Ex-cadet's lawsuit against federal attorney general settled

The attorney general of Canada has settled out of court with a Saint John man who was sexually abused as a air cadet in the 1980s, but a second lawsuit is still slated to go to trial in Nova Scotia in December.

Saint John man's negligence suit over sex abuse at hands of officer settled out of court

A former Saint John air cadet's lawsuit against the federal government over sexual abuse he suffered in the 1980s has been settled out of court.

Lt. Edward O'Leary, who served as an adult officer with the 527 Simonds Squadron Air Cadets in Saint John, was convicted of sexual offences involving cadets in 1989. (Air Cadet League of New Brunswick)
Details about the settlement between the former cadet, known only as RJM, and the attorney general of Canada are confidential, including financial damages to be paid.

As is typical in out-of-court settlements, there is no formal acceptance of responsibility.

RJM, who is now in his 40s, was suing for unspecified financial damages for being sexually abused by Lt. Edward O'Leary, who served as an adult officer with the 527 Simonds Squadron Air Cadets in the 1980s.

​O'Leary was convicted in 1989 for "touching for a sexual purpose three persons … over whom he was in a position of trust or authority and sexually assaulting one unnamed young person."

Court records indicate O'Leary enticed cadets to come to his home to hang out, play Dungeons and Dragons and to sometimes stay overnight.

RJM, who was 16 years old at the time of the abuse, had alleged negligence by the attorney general for inadequate screening and supervision of O'Leary.

A second lawsuit involving another former Saint John cadet is still making its way through the courts in Nova Scotia, according to Halifax-based lawyer Ali Raja, who is representing both men.

The negligence suit against the attorney general of Canada was scheduled to be heard in Saint John court on July 16, but a confidential settlement was reached. (CBC)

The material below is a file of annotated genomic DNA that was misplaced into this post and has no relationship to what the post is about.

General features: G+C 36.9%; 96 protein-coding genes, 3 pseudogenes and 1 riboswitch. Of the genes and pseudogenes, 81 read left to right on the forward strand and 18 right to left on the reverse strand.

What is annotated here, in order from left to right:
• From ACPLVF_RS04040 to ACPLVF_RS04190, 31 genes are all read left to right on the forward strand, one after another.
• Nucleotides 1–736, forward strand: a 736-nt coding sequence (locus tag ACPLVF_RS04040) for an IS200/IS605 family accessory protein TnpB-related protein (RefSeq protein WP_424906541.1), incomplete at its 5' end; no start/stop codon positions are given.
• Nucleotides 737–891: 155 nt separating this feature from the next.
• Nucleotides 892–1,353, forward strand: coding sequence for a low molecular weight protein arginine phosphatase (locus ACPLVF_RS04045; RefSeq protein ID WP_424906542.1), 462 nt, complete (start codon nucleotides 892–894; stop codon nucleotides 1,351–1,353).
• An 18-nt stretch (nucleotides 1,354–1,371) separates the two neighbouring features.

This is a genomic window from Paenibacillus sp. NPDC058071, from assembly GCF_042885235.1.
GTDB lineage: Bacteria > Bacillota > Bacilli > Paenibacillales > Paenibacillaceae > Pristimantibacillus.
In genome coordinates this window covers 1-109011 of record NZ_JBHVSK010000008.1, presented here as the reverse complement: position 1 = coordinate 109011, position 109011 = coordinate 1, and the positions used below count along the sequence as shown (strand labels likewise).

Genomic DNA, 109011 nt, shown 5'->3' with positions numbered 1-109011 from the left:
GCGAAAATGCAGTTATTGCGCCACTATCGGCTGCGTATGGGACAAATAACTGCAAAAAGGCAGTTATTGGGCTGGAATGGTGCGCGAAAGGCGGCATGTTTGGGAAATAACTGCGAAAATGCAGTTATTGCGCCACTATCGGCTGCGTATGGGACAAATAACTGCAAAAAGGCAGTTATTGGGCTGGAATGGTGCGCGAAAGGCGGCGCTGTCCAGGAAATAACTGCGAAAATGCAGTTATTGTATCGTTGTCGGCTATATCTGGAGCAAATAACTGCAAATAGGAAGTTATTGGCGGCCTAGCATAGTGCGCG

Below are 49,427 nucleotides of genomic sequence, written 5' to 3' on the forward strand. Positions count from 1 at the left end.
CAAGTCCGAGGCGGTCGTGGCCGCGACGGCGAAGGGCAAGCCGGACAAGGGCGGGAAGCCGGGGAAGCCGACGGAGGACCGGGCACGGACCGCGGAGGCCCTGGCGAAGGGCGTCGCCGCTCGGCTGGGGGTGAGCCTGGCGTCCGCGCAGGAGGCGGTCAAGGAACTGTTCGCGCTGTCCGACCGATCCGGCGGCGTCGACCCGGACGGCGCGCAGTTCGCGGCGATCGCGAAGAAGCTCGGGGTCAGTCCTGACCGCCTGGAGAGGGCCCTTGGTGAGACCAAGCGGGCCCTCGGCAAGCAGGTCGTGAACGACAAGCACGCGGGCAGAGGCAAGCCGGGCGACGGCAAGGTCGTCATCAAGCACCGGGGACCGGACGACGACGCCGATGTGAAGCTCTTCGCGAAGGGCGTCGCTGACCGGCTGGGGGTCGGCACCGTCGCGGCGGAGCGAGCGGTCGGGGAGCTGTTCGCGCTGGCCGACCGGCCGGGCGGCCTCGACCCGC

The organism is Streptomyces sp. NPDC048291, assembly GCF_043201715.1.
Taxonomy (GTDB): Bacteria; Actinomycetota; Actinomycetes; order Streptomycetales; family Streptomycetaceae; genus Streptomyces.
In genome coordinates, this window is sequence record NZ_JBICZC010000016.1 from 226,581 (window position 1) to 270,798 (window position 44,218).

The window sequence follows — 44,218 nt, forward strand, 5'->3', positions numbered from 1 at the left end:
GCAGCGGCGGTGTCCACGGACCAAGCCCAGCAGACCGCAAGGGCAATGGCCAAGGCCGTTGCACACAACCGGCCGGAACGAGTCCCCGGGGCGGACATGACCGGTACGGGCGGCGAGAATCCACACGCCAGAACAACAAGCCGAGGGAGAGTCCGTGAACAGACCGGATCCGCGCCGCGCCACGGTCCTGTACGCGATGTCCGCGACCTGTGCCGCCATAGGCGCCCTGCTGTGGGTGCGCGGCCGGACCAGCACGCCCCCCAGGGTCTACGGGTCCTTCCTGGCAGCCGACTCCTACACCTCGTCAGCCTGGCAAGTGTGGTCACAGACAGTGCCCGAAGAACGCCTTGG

A trial is scheduled for December, but Raja says the settlement may indicate a willingness on the part of the federal government to resolve the outstanding case as well.

The settlement with RJM comes after a failed attempt by lawyers for the attorney general's office to have the case dismissed.

They had argued in the Court of Queen's Bench that the assaults did not occur during "cadet time," but rather after hours at O'Leary's home.

But Justice Hugh McClellan rejected the motion to dismiss the case.

"After considering the principles that are summarized in those cases and the circumstances here, it seems to me that there are real issues for trial in this case," McLellan stated in his May decision. "In my view, there is some merit to the Plaintiff’s action and there is much more than what has been called the `germ' of a cause of action."

The matter was slated to go to trial on July 16, but the lawyers met before the court date and quietly reached a settlement.

In his statement of claim, RJM had argued his career and quality of life have been "detrimentally impacted by the long-term effects of this assault including psychological injury."

He was seeking general damages for loss of enjoyment of life, pain and suffering; general damages for loss of earning capacity; aggravated damages; punitive damages; legal costs and disbursement; prejudgment interest; and any other relief the court deemed appropriate.